Saturday, May 21, 2011

Edmonton, AB

On a rainy cold early morning the last week of April, we drove north to Forest City to pick-up an Itasca Ellipse motor home to deliver to Edmonton. It is definitely a home on wheels. A Freightliner chassis, diesel pusher with a 150 gal fuel tank! Yes, it took us nearly $500 to fill! 43’ long, 101” wide, 13” high with both entire sides able to slide out! Complete with dishwasher, washer & dryer, central vac, fireplace, big flat screen TV, 2 bathrooms, an outside entertainment unit, and an inside infotainment unit with GPS! It looks like a home inside with the silver/green color scheme and glazed cherry cabinets. The wood trim on ceilings imitated the look of exposed beams.

Rain, wind and water sitting in fields, ditches and median. Lakes are bank full. Rivers are flooding. Thru Minneapolis to I-94 west. Small towns, large farms, dairies, partial stacks of bales, grain elevators, dot the drenched landscape that is trying to transition from winter to spring!

Into North Dakota staying at Fargo at a Petro Truck stop for the night! The odometer is in km so we dig out our metric measurements knowing we will need them for fuel prices and to read signs once we cross the border. (Yes, grandkids, learning math is important!)

We are greeted with a partly cloudy blue sky and no rain. Driving through the Red River Valley, which is flooding, we see acres of flat farm ground with small towns and grain elevators. Some of the ponds are still covered with ice. This is also “pot-hole” country with many small land depression in fields filled with water. Lines of trees planted as windbreaks still have snow banks at their trunks looking like they are still “tucked” in their snow quilt for the winter!

We left the interstate to take US#52 to the border crossing at Portal. The two-lane highway makes a red diagonal line across the center of the North Dakota State map. We meet and pass many over-sized loads of various kinds of equipment. Some are being imported or exported to Canada. Some are just moving local farmers equipment. One of the largest was a truck carrying two 27’ bases for grain bins!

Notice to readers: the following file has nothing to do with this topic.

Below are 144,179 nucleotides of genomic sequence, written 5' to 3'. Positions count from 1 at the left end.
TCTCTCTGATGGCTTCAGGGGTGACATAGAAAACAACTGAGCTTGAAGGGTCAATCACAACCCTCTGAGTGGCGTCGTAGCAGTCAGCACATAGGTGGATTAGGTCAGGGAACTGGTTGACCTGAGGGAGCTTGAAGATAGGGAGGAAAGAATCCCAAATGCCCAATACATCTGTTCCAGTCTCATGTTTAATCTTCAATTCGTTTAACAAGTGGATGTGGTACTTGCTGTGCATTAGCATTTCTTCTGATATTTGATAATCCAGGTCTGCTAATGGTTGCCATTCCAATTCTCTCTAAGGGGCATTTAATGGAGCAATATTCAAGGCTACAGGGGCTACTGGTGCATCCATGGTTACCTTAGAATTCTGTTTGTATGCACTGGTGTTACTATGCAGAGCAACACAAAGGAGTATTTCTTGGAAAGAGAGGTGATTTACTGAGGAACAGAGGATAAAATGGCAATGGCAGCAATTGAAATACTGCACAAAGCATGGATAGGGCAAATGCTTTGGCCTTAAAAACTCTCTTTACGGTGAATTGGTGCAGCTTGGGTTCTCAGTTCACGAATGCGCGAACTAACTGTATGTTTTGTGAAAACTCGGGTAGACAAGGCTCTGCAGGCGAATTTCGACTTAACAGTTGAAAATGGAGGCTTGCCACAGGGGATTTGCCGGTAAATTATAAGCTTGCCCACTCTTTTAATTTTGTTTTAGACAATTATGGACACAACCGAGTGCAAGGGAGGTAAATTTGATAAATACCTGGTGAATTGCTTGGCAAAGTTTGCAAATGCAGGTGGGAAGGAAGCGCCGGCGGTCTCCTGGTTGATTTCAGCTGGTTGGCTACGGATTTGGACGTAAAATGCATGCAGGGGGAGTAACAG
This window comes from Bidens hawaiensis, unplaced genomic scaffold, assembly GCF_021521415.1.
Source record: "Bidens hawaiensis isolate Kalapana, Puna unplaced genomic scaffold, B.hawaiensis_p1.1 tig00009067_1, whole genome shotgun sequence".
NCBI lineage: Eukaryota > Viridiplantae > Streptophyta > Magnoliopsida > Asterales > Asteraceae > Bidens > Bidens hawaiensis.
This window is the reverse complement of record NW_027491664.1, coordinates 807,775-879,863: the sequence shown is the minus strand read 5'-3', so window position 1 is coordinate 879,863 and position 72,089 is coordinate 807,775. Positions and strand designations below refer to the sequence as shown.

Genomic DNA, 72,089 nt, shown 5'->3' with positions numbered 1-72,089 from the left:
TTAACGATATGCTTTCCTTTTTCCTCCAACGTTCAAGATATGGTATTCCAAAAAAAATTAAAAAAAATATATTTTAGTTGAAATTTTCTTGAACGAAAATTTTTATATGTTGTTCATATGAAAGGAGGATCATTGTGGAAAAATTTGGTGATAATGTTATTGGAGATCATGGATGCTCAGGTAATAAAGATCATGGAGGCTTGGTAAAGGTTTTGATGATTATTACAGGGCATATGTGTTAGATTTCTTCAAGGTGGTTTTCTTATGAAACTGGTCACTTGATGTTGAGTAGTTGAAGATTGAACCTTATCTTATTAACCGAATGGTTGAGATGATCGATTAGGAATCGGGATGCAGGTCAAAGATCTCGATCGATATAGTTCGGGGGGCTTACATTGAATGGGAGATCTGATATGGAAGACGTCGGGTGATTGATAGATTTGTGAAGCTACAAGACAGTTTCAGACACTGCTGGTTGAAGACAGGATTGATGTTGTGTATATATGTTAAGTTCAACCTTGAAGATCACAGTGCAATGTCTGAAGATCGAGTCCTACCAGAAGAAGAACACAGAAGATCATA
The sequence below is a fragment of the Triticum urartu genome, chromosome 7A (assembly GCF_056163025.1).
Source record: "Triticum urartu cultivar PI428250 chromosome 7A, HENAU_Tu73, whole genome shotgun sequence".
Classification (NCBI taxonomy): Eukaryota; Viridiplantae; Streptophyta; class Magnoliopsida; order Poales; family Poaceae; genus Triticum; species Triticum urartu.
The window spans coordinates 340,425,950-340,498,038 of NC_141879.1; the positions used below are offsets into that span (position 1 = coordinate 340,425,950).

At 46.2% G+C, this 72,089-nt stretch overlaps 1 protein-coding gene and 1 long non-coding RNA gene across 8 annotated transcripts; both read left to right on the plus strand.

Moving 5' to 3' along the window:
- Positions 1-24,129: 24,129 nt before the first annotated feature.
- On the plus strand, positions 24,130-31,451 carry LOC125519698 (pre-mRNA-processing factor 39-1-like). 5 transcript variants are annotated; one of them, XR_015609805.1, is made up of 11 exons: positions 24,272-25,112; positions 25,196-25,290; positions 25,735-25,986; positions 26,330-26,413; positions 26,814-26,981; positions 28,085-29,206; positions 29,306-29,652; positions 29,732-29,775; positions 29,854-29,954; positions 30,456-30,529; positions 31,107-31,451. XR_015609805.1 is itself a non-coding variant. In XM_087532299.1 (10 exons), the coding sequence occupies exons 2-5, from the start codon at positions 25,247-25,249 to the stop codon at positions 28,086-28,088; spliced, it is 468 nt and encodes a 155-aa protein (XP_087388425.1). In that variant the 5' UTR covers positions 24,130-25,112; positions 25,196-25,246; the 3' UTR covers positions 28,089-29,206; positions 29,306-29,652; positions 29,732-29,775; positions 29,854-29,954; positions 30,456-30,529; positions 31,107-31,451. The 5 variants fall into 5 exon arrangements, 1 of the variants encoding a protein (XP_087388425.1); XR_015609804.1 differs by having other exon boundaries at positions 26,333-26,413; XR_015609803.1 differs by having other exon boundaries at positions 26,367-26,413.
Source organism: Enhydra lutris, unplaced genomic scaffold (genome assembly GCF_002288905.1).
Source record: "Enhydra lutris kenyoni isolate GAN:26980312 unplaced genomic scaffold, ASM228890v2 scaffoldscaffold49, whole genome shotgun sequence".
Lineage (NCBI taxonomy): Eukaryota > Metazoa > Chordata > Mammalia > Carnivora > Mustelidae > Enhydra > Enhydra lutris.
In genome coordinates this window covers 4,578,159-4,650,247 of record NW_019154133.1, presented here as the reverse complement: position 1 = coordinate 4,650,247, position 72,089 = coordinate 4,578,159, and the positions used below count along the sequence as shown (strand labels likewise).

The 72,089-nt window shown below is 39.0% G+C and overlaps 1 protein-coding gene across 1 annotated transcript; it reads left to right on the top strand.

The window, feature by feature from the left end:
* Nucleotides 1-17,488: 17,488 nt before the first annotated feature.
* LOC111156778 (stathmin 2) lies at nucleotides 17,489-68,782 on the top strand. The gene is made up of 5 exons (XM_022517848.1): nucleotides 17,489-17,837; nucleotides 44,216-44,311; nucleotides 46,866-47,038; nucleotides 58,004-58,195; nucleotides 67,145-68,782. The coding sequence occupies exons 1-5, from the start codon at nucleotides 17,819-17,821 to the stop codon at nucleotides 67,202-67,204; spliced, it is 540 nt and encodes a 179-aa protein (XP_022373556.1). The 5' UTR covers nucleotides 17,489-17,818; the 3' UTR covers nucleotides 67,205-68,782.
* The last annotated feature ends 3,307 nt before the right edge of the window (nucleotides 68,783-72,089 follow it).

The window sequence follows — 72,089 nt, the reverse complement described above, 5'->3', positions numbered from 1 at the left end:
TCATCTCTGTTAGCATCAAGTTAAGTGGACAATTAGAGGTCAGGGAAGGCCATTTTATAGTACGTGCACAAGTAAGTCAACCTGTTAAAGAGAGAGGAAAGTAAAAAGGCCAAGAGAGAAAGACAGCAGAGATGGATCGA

View from the windshield:

· The highway runs parallel to a Rail Road track. A crew was working on the tracks. As we drove north trains were backed up waiting.

· Every 10 or 15 miles is a small town with a grain elevator surrounded by acres of farmland.

· The flooding caused water on the edges of the road in a few places. We saw a boat sitting beside a flooded gravel road, a house on an island with a bright blue port-potty in front and sand bags around buildings.

· Grass covered hills still brown from winter with “dollops” of white snowbanks scattered on north facing slopes.

· Cattle grazing with small calves at their sides.

· Very interesting names of towns: Fessenden, Velva, Carpio, Pingree, Voltaire and Adamore. Many had signs indicating a local museum. Would be fun to have time to stop and visit each.

· For miles we drove through grassy hills with white stones on the slopes outlining the numbers of the year of graduating seniors! A project that would take a lot of time and effort since the hills were isolated from roads and the rocks would have to be collected! Do we call it “green graffiti?”